VANCOUVER – A Metro Vancouver bus strike is now in its ninth day, but the union representing transit workers says it’s unlikely there will be an escalation of job action during the Remembrance Day long weekend.

Bus drivers and maintenance workers are still on the job, but maintenance staff are no longer working overtime as their union and employer, Coast Mountain Bus Company, continue to be at loggerheads over wages and working conditions. That includes problems with drivers getting enough time for bathroom breaks.

Throughout last week, commuters were feeling the pinch as some Seabus sailings were cancelled and some buses were arriving less frequently.

On Saturday, no SeaBus cancellations were expected.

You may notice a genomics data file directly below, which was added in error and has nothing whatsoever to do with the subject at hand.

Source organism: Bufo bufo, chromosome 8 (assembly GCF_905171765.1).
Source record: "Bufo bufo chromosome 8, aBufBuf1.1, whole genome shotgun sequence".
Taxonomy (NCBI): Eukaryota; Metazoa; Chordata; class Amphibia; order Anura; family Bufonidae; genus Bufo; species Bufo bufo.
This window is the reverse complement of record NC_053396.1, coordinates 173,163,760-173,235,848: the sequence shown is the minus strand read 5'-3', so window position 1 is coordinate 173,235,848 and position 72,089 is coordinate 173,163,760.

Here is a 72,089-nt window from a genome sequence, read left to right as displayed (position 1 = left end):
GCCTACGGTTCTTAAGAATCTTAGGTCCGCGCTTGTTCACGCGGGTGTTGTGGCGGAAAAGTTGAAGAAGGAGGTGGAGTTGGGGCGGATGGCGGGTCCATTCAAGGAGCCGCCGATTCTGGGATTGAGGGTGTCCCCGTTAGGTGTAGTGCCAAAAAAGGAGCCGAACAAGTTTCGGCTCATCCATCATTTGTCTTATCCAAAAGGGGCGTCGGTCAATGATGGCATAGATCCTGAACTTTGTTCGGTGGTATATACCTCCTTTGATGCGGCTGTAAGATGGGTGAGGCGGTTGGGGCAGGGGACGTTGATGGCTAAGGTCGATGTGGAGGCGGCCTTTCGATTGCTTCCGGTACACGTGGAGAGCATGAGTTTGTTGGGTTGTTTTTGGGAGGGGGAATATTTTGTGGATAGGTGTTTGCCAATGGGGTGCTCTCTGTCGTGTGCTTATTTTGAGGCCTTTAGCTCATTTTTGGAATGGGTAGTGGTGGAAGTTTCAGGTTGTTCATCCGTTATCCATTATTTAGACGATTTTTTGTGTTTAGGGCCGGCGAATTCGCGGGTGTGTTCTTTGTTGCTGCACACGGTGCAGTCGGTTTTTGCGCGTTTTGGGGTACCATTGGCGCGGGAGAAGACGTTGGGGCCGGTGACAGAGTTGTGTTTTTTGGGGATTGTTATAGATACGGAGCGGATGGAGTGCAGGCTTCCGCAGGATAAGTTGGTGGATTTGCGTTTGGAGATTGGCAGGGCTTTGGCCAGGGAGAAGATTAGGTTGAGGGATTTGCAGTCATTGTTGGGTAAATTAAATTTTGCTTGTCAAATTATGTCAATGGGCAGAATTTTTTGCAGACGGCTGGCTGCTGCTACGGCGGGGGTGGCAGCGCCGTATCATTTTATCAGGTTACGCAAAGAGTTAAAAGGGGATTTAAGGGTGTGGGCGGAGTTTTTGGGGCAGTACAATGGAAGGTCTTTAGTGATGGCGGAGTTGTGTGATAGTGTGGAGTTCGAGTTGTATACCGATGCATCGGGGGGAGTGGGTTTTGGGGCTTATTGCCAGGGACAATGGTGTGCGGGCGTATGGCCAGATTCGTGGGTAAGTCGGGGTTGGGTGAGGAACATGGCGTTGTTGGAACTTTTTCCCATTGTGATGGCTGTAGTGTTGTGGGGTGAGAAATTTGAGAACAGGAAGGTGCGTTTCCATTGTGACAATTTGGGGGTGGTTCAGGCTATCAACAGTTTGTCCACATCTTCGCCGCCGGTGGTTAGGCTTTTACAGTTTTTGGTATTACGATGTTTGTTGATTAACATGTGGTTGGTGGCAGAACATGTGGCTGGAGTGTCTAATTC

TransLink is encouraging transit users to sign up for real-time alerts at to see whether their commute may be affected by the job action.

Coast Mountain Bus Company and Unifor, the union representing the transit workers, remain far apart and have not returned to the bargaining table.

“It’s $608 million over what we have on the table, and that’s over 10 years,” said Michael McDaniel, president and general manager of CMBC, in an interview with CTV Morning Live earlier this week. “It’s unaffordable for us to do that.”

Gavin McGarrigle, western regional director for Unifor, said on Thursday that the company had called him wanting to discuss “one issue,” but McGarrigle said the union wouldn’t return to bargaining table until the company is willing to talk about “all the issues.”

McGarrigle said transit users will continue to see unpredictable bus frequency disruptions, and if the union escalates to an overtime ban for bus drivers, “they’re going to have to look at cancelling entire runs.”

“If we move to the next step, which is likely to be an overtime ban for operators, it’s very hard to predict exactly,” McGarrigle said. “But we think about 10 to 15 per cent of the entire system will be affected.”